How many of us have received yearly Christmas newsletters from friends and family? Some have great news

and info on what is going on with their family. There are some that are too short and you walk away wondering, ‘What in the world did they do?’ I have also received some that are pages long with pictures, a huge expense and frankly, just too much information.

Our family has been doing a family Christmas newsletter since 1998. My motive was pretty self-fish at first as I wanted to start recording a type of family journal that would be kept forever. If family and friends enjoyed it, that was an added bonus.

I don’t email this, I send it U.S. Mail with our Christmas cards, as it should be. No e-newsletters or e-greeting from our family. It is nice to receive cards in the U.S. Mail, maybe I am old-fashioned but it is still fun to receive mail. If you really don’t want to mail it physically, or think some recipients would appreciate electronic-only, you can always use a festive template to type the letter in. Then insert pictures, etc. directly in the letter, and finally convert it to a PDF and attach it to an email. This makes it much more like a physical snail-mail letter, and those who receive it can even print it exactly as you prepared it if they want a physical copy. This lets the recipient decide.

I print the newsletter on fun Christmas paper that you can get at any office supply store and have some fun with the fonts a bit. Just be careful to not go so crazy with the fonts that it isn’t readable and don’t go too small in size. After each year, I place a copy of the Christmas newsletter in an acid-free plastic protector and place in a binder. Instant Holmes Family History Book. I also have an electronic copy of it on my computer and copy/paste it into my electronic journal each year. This way I ensure that for generations to come, there will be a recorded history of our family.

Some Guidelines

When you are writing your newsletter keep it to no more then one page, printed on both sides if needed. Ask yourself ‘one column or two?’ Don’t forget the date at the top and sign the bottom. If you are going to include a family picture, have it printed separately on a 4×6 photo paper and insert it. I usually include a Christmas card, the newsletter, (folded in thirds and then in half again), and a 4×6 picture. Keep an eye on weight for postage. I can get all that under the current postage with the regular size card. Some families just include the newsletter, folded in thirds, and a long picture about 4×8 and stuff in an envelope. Experiment what works and have your family members help stuff, label and mail them.

Remembering The Past

Now as you are writing your newsletter you might have writers block and can’t remember one thing you did during the past year. It is amazing how during the event you thought you would never forget and now you are trying to write about it and you have blank. Here are some suggestions to trigger your memory:

  • Calendars: go through your family and personal calendars, electronic or paper.
  • Cameras: with digital cameras it is so much easier and faster to go through pictures. Go through your pictures since Jan 1 and see what you did, vacations, weddings, funerals or award ceremonies.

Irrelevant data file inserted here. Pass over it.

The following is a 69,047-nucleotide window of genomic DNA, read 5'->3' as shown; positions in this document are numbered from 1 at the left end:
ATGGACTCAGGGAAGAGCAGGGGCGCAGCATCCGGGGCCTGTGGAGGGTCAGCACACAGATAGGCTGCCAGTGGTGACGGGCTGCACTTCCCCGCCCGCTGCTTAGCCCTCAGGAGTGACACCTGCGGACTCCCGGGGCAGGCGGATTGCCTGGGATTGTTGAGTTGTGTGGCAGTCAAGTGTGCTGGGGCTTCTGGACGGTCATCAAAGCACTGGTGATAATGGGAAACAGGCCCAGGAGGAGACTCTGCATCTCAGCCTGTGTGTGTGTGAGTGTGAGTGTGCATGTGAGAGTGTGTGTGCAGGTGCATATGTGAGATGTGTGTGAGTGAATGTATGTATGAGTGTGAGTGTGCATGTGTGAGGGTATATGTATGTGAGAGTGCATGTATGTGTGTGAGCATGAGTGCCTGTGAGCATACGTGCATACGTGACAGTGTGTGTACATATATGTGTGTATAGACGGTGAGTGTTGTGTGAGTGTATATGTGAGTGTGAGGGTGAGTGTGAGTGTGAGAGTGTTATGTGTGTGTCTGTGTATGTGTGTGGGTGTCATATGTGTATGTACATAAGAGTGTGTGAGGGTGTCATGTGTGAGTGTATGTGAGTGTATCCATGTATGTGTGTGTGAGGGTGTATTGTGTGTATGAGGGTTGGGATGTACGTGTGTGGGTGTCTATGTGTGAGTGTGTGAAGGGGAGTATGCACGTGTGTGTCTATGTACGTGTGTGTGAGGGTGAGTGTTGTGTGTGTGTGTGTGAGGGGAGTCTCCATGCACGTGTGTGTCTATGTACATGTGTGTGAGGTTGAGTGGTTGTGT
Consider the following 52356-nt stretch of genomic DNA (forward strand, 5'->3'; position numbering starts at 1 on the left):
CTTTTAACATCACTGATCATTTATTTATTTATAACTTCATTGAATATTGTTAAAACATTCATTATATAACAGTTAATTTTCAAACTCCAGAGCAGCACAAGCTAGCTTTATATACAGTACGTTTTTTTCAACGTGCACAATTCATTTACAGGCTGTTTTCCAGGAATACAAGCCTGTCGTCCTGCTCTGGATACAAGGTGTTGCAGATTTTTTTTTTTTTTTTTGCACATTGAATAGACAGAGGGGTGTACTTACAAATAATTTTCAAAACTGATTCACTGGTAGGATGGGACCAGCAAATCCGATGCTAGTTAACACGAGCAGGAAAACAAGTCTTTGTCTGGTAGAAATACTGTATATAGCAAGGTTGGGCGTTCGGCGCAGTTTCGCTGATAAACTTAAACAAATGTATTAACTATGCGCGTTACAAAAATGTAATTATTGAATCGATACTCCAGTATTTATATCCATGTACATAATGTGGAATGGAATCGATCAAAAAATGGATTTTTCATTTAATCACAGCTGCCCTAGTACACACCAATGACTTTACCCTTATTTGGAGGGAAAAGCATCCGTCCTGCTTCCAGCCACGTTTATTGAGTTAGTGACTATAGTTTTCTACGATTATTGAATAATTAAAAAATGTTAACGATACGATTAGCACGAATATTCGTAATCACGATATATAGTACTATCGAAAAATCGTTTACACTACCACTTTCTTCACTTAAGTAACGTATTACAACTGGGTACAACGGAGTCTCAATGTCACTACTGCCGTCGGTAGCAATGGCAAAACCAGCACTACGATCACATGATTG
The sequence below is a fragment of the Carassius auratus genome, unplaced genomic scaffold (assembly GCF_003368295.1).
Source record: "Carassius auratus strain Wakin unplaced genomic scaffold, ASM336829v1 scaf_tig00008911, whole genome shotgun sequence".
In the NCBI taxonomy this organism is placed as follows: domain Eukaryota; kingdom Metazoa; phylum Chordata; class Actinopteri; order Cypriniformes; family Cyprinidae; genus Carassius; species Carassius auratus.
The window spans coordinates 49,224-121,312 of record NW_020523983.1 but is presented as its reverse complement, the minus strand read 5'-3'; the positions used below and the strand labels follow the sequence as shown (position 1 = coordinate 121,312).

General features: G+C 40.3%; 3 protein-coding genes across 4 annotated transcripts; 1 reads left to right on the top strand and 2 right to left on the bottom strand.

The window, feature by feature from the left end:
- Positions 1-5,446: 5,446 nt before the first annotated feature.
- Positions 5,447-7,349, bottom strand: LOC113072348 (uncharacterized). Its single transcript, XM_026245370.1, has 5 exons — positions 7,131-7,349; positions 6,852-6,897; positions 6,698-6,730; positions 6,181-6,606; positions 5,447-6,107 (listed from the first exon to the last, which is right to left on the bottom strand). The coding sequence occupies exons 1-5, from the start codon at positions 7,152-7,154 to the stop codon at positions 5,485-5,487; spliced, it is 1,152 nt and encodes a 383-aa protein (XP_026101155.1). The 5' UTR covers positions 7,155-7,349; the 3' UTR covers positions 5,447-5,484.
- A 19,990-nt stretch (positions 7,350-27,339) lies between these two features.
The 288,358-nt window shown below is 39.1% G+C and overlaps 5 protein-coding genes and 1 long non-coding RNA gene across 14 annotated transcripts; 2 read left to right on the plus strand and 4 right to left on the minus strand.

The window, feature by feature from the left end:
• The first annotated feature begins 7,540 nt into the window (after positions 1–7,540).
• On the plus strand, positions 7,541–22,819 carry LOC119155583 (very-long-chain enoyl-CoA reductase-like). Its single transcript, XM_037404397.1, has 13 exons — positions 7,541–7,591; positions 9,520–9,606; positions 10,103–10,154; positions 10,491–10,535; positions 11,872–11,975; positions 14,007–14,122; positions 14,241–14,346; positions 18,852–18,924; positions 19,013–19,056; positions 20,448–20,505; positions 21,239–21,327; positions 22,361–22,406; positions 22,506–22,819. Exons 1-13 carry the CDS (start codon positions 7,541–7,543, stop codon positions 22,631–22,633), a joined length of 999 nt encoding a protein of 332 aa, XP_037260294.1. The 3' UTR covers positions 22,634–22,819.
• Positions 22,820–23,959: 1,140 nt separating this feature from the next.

• Journals: do you write in a journal? Does anyone else in your family? Go through journals and ask your family to go through their own.
  • Emails: we all send certain emails that have a ton of news in them.  Search your ‘Sent Mail’ box for keywords, or friends and family you were likely to send news to. Also, when you know you’ve sent some family news, put it in a folder in your inbox titled “journal” or something, or give it a label (Gmail) with the same name. They’re great for remembering stuff for the family Christmas letter, but you can also print them for your journal or copy/paste them into your electronic journal.

Do’s and Don’ts

Don’t include things like this in your newsletter: “On May 4th, we boarded a train for San Francisco. We arrived the following day with a big breakfast on the train and we had waffles with fruit and whip cream.” That might be great for a journal entry but not for the newsletter. If in doubt, have a friend proof read it before sending out. Once again: keep it to one page, double sided. Truly anymore than that is just too much and it can weigh down your card and add extra postage. I usually have one paragraph for each family member and one paragraph for family events. We talk about the ups and downs but keep it positive throughout the newsletter and always end on a positive note. We close each newsletter with our family information including each of our email addresses and mailing address (in case it needs to be updated). No need to add your Twitter, Facebook and MySpace info. Email is good enough. Too much information can be overwhelming for some. Have a deadline to mail the first week in December, then if “life happens” you still have time to mail it out the following week. Bottom line is to make it fun.

These were just a few guidelines to get you started. If you’re an empty-nester, talk about the grandkids, missions, vacations and accomplishments, like going back to school. If you are single, did you just return from your mission, did you finally go on that big trip you have been planning? How about any promotions at work? Or did you finally get your PhD? The ideas are endless. Just spend a bit of time brainstorming and jotting down ideas. They don’t all have to be used, just brainstorm.

What do you or your family do to make a record of the events?